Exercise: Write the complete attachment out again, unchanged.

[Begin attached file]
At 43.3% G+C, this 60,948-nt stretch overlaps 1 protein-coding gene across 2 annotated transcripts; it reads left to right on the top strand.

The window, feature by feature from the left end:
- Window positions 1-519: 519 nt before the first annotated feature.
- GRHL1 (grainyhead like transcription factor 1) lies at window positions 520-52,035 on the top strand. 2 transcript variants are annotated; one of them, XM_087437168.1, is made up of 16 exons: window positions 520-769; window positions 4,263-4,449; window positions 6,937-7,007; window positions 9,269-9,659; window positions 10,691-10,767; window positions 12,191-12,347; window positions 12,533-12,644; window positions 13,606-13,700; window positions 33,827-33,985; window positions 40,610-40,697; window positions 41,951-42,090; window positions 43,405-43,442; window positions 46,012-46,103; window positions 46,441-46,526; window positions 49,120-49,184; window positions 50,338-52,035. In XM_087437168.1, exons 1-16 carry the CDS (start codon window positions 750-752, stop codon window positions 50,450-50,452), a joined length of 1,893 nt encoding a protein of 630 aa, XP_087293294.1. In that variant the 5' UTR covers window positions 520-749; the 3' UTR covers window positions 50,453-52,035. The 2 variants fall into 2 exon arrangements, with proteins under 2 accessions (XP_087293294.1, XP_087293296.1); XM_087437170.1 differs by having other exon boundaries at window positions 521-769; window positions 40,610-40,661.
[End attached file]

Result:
At 43.3% G+C, this 60,948-nt stretch overlaps 1 protein-coding gene across 2 annotated transcripts; it reads left to right on the top strand.

The window, feature by feature from the left end:
- Window positions 1-519: 519 nt before the first annotated feature.
- GRHL1 (grainyhead like transcription factor 1) lies at window positions 520-52,035 on the top strand. 2 transcript variants are annotated; one of them, XM_087437168.1, is made up of 16 exons: window positions 520-769; window positions 4,263-4,449; window positions 6,937-7,007; window positions 9,269-9,659; window positions 10,691-10,767; window positions 12,191-12,347; window positions 12,533-12,644; window positions 13,606-13,700; window positions 33,827-33,985; window positions 40,610-40,697; window positions 41,951-42,090; window positions 43,405-43,442; window positions 46,012-46,103; window positions 46,441-46,526; window positions 49,120-49,184; window positions 50,338-52,035. In XM_087437168.1, exons 1-16 carry the CDS (start codon window positions 750-752, stop codon window positions 50,450-50,452), a joined length of 1,893 nt encoding a protein of 630 aa, XP_087293294.1. In that variant the 5' UTR covers window positions 520-749; the 3' UTR covers window positions 50,453-52,035. The 2 variants fall into 2 exon arrangements, with proteins under 2 accessions (XP_087293294.1, XP_087293296.1); XM_087437170.1 differs by having other exon boundaries at window positions 521-769; window positions 40,610-40,661.